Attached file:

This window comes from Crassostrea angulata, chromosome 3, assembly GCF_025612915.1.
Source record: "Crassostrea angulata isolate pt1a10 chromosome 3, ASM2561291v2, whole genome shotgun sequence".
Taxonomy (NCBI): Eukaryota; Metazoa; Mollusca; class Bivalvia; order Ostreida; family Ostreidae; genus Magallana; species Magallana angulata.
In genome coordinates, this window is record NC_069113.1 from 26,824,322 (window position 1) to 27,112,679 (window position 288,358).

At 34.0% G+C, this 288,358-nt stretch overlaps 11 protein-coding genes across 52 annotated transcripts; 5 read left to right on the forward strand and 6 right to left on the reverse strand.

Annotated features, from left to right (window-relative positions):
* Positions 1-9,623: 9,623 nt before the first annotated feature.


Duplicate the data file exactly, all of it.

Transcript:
This window comes from Crassostrea angulata, chromosome 3, assembly GCF_025612915.1.
Source record: "Crassostrea angulata isolate pt1a10 chromosome 3, ASM2561291v2, whole genome shotgun sequence".
Taxonomy (NCBI): Eukaryota; Metazoa; Mollusca; class Bivalvia; order Ostreida; family Ostreidae; genus Magallana; species Magallana angulata.
In genome coordinates, this window is record NC_069113.1 from 26,824,322 (window position 1) to 27,112,679 (window position 288,358).

At 34.0% G+C, this 288,358-nt stretch overlaps 11 protein-coding genes across 52 annotated transcripts; 5 read left to right on the forward strand and 6 right to left on the reverse strand.

Annotated features, from left to right (window-relative positions):
* Positions 1-9,623: 9,623 nt before the first annotated feature.